Our last day in Acadia was brief. We spent the morning doing some easy walks through the park before hitting the road just after lunch.
For anyone in the northeast contemplating a trip to Acadia, all I can say is go! I know Rhode Islanders hate driving more than 20 minutes away, but compared to the vast expanses of the west where people drive hours just go to to the grocery store, consider yourself lucky that Acadia is only a5–6 hour drive!
Despite the park being dotted with towns and residences – since it's not a perfect section of wilderness cut out of the Maine coastline – it offered an incredible amount of variety. How many places on the eastern seaboard can you do a mountain hike or nature walk, and end with a day at the beach? Or take a break from hiking to choose either mountainside or oceanside rock climbing? We will certainly be making a return trip in the future. Maybe next time we'll pick a campground in the park, or decide to pitch a tent on a mountain. The options are endless.
Wild Gardens of Acadia and Jessup Path: 1.7 miles
The Wild Gardens of Acadia are situated at Sieur de Monts next to the Great Marsh at the foot of Cadillac Mountain. It's one of the first destinations you pass as you enter the park, and on our last day we decided to stop and take a look! The Wild Gardens include a tourist center and enclosed garden, with light foot paths among a garden strictly of wildflowers and foliage that you can find throughout the region. We had come across a lot of these plant species in the previous couple of days, so it was nice to put names to plants!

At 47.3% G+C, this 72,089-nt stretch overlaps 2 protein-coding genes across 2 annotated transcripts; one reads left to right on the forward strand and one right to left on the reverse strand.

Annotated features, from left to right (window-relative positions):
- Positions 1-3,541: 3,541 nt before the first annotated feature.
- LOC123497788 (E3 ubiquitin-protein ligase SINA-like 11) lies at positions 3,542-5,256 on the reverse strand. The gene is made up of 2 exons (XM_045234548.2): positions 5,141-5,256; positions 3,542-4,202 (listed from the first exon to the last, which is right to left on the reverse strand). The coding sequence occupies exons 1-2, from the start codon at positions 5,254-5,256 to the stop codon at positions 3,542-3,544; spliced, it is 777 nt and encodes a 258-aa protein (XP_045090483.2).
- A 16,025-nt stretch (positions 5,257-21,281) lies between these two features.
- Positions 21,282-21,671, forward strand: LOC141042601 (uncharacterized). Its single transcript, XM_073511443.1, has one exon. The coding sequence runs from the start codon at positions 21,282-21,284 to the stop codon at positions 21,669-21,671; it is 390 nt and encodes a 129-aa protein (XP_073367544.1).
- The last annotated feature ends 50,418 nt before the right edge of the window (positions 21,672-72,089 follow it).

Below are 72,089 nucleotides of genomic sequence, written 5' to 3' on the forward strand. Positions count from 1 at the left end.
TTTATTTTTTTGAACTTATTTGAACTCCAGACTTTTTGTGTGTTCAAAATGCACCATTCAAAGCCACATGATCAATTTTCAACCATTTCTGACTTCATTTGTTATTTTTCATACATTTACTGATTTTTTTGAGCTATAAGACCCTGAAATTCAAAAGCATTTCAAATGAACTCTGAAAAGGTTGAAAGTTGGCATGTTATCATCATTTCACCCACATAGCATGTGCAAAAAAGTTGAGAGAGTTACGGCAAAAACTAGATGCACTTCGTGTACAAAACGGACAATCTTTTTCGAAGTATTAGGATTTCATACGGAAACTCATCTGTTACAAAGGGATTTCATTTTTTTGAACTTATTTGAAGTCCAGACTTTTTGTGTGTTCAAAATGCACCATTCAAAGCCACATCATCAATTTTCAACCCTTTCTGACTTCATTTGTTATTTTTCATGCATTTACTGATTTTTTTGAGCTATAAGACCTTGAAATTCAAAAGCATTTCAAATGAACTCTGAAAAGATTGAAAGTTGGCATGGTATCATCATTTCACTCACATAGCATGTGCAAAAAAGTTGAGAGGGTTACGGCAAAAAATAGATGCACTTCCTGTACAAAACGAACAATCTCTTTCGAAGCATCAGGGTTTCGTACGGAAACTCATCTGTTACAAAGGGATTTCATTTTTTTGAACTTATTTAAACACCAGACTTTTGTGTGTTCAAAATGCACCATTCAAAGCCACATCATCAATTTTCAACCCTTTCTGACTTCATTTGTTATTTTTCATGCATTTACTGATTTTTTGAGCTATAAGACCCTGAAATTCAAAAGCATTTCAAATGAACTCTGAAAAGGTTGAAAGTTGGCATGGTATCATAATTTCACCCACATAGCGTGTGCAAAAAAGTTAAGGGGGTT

We took the Jessup Path through the Great Marsh, and looped back along the Hemlock Trail and Wild Gardens Path to make a nice figure 8. The section we enjoyed the most was a perfectly straight boardwalk through the marsh that felt rather magical! The boardwalk suspends you off the ground, but the surroundings were beautiful, with tall grass and ferns, short pines and groups of birch ascending through the underbrush. The high sun shone through and dotted the area with light throughout the walk. Another pleasant little surprise from Acadia!
Cadillac Mountain Summit
We didn't have time for any other hikes, but we couldn't leave without visiting the tallest peak in Acadia National Park. Luckily for us, there's a road that can bring you to the summit of Cadillac Mountain, so we swapped out our hiking boots for sandals and toured the summit without the arduous hike up the ridge. The summit is wide and sloping, so it's hard to get a perfect 360° view from the very top. A short foot path brings you around the summit so you have unobscured vantage points to the east, south, and north. We took a break for lunch before hitting the road!
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